No. There is no compelling evidence for this - it is a theoretical speculation, enshrined as an added effect in computer models of climate, and that is all. Of course human activities affect both climate and weather - the debate is about how much and in which direction. Nothing extraordinary has been seen recently in any of the climate measures such as temperatures, ice extents, storm frequencies and intensities, rainfall, sea levels, etc. The climate remains within bounds, but within these bounds there is a great deal of variation.

Attempts to match CO2 levels with climate measurements have been particularly disappointing for those alarmed by this possibility. The warming and cooling cycles of the past 150 years or so, superimposed on a slowly rising (beneficially so, I would add) global temperatures (as 'averaged' in various ways - none of which are immune from problems) do not link convincingly to the rising CO2 level as a cause.

The last ten years or so have seen another break in this long-term rise in global 'average' temperature, and it is quite plausible that we are now in a cooling cycle that could last at least another 20 years. With regard to CO2, there are massive natural fluxes in and out of the air, such that the human-caused emissions (whose magnitude is only crudely guestimated) amount to a few percent (some say c. 3%). That alone makes the qualifier 'major' subject to doubt. Distinguished scientists are on record with their strong reservations e.g. (2), (3).

'and that the future risks are substantial'

Of course. Another platitude given that we are probably near the end of a mild inter-glacial period, and if so, a return of permanent ice cover to the UK and elsewhere is inevitable. There are substantial challenges from cooling, arguably far more challenging than from the more credible end of the range of warming projections promoted by the IPCC.

The response by some to the threat of warming has been to call for a crippling of our primary sources of reliable energy - coal, gas, oil, and even nuclear, and for a burden of new taxes to be added to other industries. This kind of self-harm does not seem a sensible thing to do when in fact more energy means more scope for dealing with climate challenges, as does more economic growth, not least in the poorer countries.

'This evidence includes wide-ranging, long term and robust observations of changes that are taking place,'

This is presumably referring to rising CO2 levels. Or is it another attempt to piggy-back on ordinary climate variation in order to bolster a weak case? There is evidence that rising temperatures cause increases in atmospheric CO2 on short and on geological timescales, the very reverse of the IPCC position, e.g. (4).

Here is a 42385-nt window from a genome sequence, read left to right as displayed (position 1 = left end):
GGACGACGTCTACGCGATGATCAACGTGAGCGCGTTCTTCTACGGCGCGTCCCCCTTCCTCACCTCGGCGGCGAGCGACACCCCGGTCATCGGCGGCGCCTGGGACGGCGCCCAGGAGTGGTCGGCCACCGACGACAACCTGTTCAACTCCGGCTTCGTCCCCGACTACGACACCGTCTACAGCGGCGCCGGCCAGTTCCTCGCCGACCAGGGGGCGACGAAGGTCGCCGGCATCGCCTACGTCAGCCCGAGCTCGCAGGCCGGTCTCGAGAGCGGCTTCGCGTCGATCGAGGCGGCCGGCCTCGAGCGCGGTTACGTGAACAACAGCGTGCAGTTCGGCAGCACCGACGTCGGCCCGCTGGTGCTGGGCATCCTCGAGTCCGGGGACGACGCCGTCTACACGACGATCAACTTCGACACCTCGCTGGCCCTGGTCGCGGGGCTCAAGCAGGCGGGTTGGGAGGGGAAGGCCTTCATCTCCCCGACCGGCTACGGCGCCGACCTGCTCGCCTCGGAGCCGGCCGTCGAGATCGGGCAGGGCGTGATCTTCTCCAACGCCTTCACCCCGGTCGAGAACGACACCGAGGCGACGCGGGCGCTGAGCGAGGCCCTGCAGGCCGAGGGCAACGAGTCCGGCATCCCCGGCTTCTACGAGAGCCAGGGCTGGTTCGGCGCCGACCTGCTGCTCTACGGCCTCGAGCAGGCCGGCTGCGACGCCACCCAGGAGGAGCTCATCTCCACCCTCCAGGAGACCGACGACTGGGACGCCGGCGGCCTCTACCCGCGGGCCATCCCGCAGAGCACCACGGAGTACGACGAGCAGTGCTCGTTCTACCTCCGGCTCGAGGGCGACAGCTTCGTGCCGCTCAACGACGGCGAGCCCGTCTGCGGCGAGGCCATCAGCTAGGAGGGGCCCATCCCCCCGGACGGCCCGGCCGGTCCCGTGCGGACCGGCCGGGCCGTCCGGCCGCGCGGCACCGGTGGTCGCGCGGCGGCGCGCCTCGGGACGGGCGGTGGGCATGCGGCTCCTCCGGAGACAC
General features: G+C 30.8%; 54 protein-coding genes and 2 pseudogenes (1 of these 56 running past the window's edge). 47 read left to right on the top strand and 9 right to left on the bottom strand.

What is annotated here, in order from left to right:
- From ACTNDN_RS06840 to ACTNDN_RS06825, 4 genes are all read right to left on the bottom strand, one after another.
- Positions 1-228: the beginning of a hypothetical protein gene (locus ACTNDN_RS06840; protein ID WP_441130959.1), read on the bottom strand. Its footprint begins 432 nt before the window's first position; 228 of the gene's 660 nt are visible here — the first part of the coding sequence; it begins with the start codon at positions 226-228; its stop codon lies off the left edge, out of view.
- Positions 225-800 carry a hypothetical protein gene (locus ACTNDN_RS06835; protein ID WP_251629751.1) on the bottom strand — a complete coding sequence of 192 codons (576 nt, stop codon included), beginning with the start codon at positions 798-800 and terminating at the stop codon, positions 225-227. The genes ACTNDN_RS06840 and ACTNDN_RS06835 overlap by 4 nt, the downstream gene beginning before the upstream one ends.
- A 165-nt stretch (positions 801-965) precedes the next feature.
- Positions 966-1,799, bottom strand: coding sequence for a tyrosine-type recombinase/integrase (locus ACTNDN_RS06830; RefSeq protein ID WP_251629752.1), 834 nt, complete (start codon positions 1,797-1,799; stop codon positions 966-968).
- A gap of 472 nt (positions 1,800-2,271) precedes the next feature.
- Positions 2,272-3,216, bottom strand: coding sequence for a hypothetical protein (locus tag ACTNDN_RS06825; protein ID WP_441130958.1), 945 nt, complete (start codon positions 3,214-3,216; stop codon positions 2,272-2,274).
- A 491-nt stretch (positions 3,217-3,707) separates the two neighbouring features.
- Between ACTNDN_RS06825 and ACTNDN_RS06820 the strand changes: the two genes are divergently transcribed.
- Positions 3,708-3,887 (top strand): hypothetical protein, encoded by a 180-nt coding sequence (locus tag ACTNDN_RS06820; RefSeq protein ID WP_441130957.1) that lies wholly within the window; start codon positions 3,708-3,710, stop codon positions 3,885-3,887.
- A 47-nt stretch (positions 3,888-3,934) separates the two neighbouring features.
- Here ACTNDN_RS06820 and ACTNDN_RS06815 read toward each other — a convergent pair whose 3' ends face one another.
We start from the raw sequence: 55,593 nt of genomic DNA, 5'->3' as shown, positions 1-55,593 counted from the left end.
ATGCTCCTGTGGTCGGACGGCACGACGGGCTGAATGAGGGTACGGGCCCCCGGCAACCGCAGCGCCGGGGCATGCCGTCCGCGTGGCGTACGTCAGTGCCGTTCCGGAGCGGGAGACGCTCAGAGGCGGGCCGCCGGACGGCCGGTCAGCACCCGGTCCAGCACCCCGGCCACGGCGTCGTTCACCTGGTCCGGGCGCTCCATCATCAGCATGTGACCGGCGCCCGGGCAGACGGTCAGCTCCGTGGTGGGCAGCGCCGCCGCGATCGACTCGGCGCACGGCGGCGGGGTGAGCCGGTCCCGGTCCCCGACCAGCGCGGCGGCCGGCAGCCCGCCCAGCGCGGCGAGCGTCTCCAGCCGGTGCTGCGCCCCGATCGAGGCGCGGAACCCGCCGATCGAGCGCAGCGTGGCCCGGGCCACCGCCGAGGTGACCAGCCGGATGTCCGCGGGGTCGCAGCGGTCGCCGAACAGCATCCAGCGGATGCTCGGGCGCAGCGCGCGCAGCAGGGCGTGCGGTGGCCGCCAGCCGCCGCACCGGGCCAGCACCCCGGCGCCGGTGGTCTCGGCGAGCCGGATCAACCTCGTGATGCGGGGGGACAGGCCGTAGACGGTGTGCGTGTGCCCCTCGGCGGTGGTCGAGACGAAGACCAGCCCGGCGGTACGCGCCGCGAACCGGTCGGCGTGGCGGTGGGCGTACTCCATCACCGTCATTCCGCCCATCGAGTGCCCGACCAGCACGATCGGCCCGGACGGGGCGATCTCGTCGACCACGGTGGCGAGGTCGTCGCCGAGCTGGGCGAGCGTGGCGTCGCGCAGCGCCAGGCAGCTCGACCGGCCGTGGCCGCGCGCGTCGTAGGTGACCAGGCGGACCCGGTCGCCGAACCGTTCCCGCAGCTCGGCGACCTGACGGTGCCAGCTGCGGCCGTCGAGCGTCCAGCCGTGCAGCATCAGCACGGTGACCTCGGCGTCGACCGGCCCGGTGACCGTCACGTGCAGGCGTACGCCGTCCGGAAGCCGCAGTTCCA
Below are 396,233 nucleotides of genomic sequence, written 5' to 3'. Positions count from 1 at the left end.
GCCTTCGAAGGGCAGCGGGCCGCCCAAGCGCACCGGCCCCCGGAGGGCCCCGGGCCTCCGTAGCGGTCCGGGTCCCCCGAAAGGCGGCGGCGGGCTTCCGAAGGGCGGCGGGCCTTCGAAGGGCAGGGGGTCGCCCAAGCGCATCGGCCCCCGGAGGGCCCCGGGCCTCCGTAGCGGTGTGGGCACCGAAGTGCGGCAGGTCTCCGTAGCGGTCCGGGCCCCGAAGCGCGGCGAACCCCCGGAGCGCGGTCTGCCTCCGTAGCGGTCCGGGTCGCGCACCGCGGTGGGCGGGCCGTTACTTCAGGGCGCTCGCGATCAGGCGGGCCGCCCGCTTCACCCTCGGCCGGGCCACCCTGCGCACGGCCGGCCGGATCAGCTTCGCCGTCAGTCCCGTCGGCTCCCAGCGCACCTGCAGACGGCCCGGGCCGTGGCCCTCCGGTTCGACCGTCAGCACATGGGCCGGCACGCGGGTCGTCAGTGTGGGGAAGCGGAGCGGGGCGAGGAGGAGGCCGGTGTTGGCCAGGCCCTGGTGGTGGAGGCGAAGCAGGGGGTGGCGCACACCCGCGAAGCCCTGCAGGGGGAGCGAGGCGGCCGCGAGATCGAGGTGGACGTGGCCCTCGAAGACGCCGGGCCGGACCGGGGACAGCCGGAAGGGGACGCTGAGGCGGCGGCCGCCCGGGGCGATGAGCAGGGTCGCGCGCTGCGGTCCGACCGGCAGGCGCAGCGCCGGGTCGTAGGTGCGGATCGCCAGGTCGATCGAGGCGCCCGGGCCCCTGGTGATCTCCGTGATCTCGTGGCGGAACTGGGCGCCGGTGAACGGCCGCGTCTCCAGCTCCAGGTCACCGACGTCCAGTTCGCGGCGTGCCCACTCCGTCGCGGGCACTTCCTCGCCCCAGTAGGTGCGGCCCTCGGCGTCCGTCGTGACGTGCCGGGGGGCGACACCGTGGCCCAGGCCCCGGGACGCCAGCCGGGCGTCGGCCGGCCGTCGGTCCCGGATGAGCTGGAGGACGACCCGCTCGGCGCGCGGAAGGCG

'and projections of possible future changes that are based on basic physical laws.'

Not exactly. This would have been more accurate: 'based on deliberately set parameters in global climate models whose own developers admit are not fit for making predictions'. Hence the term 'projections'.

The physical laws bit deserves further elucidation. I think the alarmists have now conceded that the optical properties of glass (specifically the ability to transmit visible light far more readily than infra-red) are not important for real greenhouses getting hot - their high temperatures are due to the dramatic reduction in mixing with outside air, and not from any 'trapping of infra-red'. How many school textbooks recognise this? It was established by experiment about 100 years ago.

The idea that just adding more CO2 must mean higher temperatures is also naive. Physicists, notably in Germany (5) (6), and from Hungary (7) and Russia (8), are arguing that if anything, it could lead to a small cooling (due to slightly increasing the density of air, and due to increasing the radiation of infrared into space higher up in the atmosphere).

There are other arguments, in particular the saturation effect, the logarithmic rather than linear response of the radiative effect of CO2 in a chamber of gas - so providing less thermal impact for each additional ppm of CO2 (9), and a broad one of negative feedback stability that is, I think, a bit more plausible than any positive feedback.

Core features of the 'greenhouse effect' modeling in the atmosphere have also been challenged (10), (11). Here is an example of a scientifically sceptical overview of the alarmist approach to climate science: (12).